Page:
"(Security) has always failed, and will continue to. Your skin will never stop a bullet," said Schneier.
Jenkins says that policymakers must do all they can to improve the effectiveness of security in the United States, in part because poor security has huge economic risks. This was demonstrated by the shutdown in airline business following Sept. 11.
"We have to have an approach that is going to be realistic in our appraisal of risk and resilient in its model," said Jenkins. He believes that because of the economic risks, commercial pressures will ultimately "oblige us to begin thinking more strategically."
For Anderson, it is impossible to overstate the importance of creativity and flexibility in security system design. He said that the key to enabling creativity lies at the local level, with those in charge of security at individual facilities.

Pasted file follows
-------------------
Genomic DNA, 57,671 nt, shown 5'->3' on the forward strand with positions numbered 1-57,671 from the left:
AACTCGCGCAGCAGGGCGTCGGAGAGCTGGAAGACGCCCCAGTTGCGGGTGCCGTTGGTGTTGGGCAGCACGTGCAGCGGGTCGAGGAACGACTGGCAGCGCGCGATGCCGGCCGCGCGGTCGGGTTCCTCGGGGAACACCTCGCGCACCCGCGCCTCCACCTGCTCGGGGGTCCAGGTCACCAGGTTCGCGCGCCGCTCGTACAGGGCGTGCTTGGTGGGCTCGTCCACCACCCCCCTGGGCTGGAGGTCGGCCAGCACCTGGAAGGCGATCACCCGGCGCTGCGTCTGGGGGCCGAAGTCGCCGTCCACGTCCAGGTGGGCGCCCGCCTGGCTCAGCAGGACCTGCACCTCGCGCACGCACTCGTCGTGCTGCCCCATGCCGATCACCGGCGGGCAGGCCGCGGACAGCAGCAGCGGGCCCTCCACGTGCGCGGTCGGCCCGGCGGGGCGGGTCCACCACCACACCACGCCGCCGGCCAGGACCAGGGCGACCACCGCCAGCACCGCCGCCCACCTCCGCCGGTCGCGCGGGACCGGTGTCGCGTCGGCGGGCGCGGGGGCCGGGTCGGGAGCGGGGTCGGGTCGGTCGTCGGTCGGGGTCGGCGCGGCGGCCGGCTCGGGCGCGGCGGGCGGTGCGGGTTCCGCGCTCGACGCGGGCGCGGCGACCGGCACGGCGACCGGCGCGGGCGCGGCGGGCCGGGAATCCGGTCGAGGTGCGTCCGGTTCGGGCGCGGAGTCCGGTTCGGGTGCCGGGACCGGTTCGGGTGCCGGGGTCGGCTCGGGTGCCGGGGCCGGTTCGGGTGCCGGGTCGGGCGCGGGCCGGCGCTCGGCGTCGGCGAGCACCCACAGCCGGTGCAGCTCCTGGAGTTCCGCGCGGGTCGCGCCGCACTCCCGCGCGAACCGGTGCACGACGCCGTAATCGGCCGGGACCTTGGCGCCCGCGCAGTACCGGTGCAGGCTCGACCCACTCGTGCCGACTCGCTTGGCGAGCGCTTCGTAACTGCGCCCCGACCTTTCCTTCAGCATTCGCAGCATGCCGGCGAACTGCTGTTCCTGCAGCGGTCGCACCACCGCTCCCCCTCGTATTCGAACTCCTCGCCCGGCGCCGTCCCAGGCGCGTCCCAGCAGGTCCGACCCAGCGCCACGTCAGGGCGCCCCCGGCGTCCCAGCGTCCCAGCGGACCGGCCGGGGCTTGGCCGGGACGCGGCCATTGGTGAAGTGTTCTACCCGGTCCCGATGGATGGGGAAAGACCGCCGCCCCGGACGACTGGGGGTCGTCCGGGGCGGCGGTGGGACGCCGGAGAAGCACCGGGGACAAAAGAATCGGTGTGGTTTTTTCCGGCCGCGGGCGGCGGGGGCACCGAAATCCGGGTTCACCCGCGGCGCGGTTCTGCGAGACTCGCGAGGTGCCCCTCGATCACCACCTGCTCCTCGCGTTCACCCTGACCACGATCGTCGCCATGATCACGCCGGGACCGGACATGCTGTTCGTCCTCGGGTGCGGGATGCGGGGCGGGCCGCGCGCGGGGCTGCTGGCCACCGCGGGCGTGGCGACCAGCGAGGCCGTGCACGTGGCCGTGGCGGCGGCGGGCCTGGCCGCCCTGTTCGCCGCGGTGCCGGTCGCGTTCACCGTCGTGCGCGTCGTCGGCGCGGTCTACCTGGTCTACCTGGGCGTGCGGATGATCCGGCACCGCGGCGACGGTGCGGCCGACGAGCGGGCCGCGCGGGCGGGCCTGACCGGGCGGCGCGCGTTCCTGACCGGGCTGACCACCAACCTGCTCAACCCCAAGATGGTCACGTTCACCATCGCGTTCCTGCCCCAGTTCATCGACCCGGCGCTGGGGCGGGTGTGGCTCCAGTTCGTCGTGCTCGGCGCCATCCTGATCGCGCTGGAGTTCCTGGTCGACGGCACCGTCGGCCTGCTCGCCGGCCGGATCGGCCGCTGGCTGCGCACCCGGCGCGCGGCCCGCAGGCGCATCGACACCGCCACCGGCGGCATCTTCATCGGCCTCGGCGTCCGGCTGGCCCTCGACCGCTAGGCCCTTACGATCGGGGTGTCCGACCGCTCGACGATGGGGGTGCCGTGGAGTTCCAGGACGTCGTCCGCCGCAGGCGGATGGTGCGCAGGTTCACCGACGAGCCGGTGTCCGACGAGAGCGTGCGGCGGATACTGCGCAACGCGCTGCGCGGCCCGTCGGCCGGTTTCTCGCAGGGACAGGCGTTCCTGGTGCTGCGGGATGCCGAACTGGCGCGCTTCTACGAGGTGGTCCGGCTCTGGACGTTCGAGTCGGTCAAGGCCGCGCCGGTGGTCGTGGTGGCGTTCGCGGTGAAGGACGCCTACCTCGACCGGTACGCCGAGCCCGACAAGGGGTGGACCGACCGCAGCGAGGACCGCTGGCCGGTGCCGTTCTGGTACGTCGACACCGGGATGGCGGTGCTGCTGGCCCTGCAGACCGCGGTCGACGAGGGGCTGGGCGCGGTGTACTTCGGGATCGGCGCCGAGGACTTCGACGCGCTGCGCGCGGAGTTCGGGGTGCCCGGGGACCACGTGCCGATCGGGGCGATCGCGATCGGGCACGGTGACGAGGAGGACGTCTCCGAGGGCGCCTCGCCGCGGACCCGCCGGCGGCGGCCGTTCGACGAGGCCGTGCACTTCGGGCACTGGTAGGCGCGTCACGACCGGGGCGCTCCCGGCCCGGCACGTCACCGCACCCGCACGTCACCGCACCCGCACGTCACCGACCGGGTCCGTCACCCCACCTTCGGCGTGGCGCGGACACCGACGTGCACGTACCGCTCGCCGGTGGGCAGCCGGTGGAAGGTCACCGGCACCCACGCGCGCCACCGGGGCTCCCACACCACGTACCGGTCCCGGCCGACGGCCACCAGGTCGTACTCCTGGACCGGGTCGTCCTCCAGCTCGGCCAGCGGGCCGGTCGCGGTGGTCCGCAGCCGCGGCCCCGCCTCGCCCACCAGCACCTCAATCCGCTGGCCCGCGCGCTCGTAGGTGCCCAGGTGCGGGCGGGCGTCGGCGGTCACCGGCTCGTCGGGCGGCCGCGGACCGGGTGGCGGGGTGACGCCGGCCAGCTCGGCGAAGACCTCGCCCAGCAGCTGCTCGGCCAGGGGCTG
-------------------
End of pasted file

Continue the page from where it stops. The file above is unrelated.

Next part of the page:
"You have to empower the local security managers to do things, and perhaps to change things independently every day," he said.
Anderson also said that mystery must be built into the design of any security system, to foil terrorists. This can be accomplished by making random, unscheduled changes to security measures to ensure that patterns are kept to a minimum.
All three analysts agreed that in most cases, creativity was the key element missing from security policy and the design of security systems.
"What we need is thinking," said Schneier. "People need to think about the problems and the best way to solve them, and not just do random things in case they will work, which is really what we are (still) seeing."